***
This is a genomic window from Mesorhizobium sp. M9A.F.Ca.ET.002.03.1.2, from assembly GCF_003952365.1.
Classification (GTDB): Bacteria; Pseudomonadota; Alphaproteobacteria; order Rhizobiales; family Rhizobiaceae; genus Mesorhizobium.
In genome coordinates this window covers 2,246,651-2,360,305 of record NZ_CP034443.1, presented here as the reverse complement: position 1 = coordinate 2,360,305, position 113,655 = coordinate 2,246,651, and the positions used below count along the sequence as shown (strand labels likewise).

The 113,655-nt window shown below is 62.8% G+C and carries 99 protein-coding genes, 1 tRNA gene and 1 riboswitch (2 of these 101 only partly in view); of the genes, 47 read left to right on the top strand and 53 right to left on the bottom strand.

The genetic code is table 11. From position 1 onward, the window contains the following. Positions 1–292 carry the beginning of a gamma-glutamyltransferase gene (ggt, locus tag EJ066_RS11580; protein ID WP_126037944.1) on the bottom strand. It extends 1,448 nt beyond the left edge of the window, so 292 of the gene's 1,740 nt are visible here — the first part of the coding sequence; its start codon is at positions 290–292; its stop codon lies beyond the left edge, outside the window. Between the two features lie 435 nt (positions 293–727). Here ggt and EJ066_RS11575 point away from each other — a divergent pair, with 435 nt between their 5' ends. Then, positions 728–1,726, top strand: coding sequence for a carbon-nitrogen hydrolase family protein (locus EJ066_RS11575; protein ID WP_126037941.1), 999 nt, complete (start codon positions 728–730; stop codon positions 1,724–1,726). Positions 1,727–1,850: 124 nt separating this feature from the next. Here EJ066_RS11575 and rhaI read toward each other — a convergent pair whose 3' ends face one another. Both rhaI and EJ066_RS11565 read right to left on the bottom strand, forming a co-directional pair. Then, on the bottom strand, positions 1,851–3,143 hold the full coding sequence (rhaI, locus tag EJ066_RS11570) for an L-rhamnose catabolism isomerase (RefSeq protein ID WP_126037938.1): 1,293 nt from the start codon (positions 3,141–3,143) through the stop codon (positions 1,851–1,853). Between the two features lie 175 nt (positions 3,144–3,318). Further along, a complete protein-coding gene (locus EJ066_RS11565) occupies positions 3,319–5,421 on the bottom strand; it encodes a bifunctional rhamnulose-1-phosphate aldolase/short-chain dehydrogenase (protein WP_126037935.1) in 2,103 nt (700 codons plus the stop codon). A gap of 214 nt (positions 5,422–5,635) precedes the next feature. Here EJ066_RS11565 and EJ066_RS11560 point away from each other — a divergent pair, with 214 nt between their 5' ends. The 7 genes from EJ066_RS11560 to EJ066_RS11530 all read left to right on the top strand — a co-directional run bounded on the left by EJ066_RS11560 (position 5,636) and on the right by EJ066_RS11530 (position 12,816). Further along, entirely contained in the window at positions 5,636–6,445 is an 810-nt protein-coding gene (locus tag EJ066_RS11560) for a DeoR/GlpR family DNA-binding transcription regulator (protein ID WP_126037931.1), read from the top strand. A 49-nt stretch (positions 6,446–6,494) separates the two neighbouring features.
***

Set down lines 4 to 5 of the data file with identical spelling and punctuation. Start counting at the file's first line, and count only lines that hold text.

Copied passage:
The 113,655-nt window shown below is 62.8% G+C and carries 99 protein-coding genes, 1 tRNA gene and 1 riboswitch (2 of these 101 only partly in view); of the genes, 47 read left to right on the top strand and 53 right to left on the bottom strand.

The genetic code is table 11. From position 1 onward, the window contains the following. Positions 1–292 carry the beginning of a gamma-glutamyltransferase gene (ggt, locus tag EJ066_RS11580; protein ID WP_126037944.1) on the bottom strand. It extends 1,448 nt beyond the left edge of the window, so 292 of the gene's 1,740 nt are visible here — the first part of the coding sequence; its start codon is at positions 290–292; its stop codon lies beyond the left edge, outside the window. Between the two features lie 435 nt (positions 293–727). Here ggt and EJ066_RS11575 point away from each other — a divergent pair, with 435 nt between their 5' ends. Then, positions 728–1,726, top strand: coding sequence for a carbon-nitrogen hydrolase family protein (locus EJ066_RS11575; protein ID WP_126037941.1), 999 nt, complete (start codon positions 728–730; stop codon positions 1,724–1,726). Positions 1,727–1,850: 124 nt separating this feature from the next. Here EJ066_RS11575 and rhaI read toward each other — a convergent pair whose 3' ends face one another. Both rhaI and EJ066_RS11565 read right to left on the bottom strand, forming a co-directional pair. Then, on the bottom strand, positions 1,851–3,143 hold the full coding sequence (rhaI, locus tag EJ066_RS11570) for an L-rhamnose catabolism isomerase (RefSeq protein ID WP_126037938.1): 1,293 nt from the start codon (positions 3,141–3,143) through the stop codon (positions 1,851–1,853). Between the two features lie 175 nt (positions 3,144–3,318). Further along, a complete protein-coding gene (locus EJ066_RS11565) occupies positions 3,319–5,421 on the bottom strand; it encodes a bifunctional rhamnulose-1-phosphate aldolase/short-chain dehydrogenase (protein WP_126037935.1) in 2,103 nt (700 codons plus the stop codon). A gap of 214 nt (positions 5,422–5,635) precedes the next feature. Here EJ066_RS11565 and EJ066_RS11560 point away from each other — a divergent pair, with 214 nt between their 5' ends. The 7 genes from EJ066_RS11560 to EJ066_RS11530 all read left to right on the top strand — a co-directional run bounded on the left by EJ066_RS11560 (position 5,636) and on the right by EJ066_RS11530 (position 12,816). Further along, entirely contained in the window at positions 5,636–6,445 is an 810-nt protein-coding gene (locus tag EJ066_RS11560) for a DeoR/GlpR family DNA-binding transcription regulator (protein ID WP_126037931.1), read from the top strand. A 49-nt stretch (positions 6,446–6,494) separates the two neighbouring features.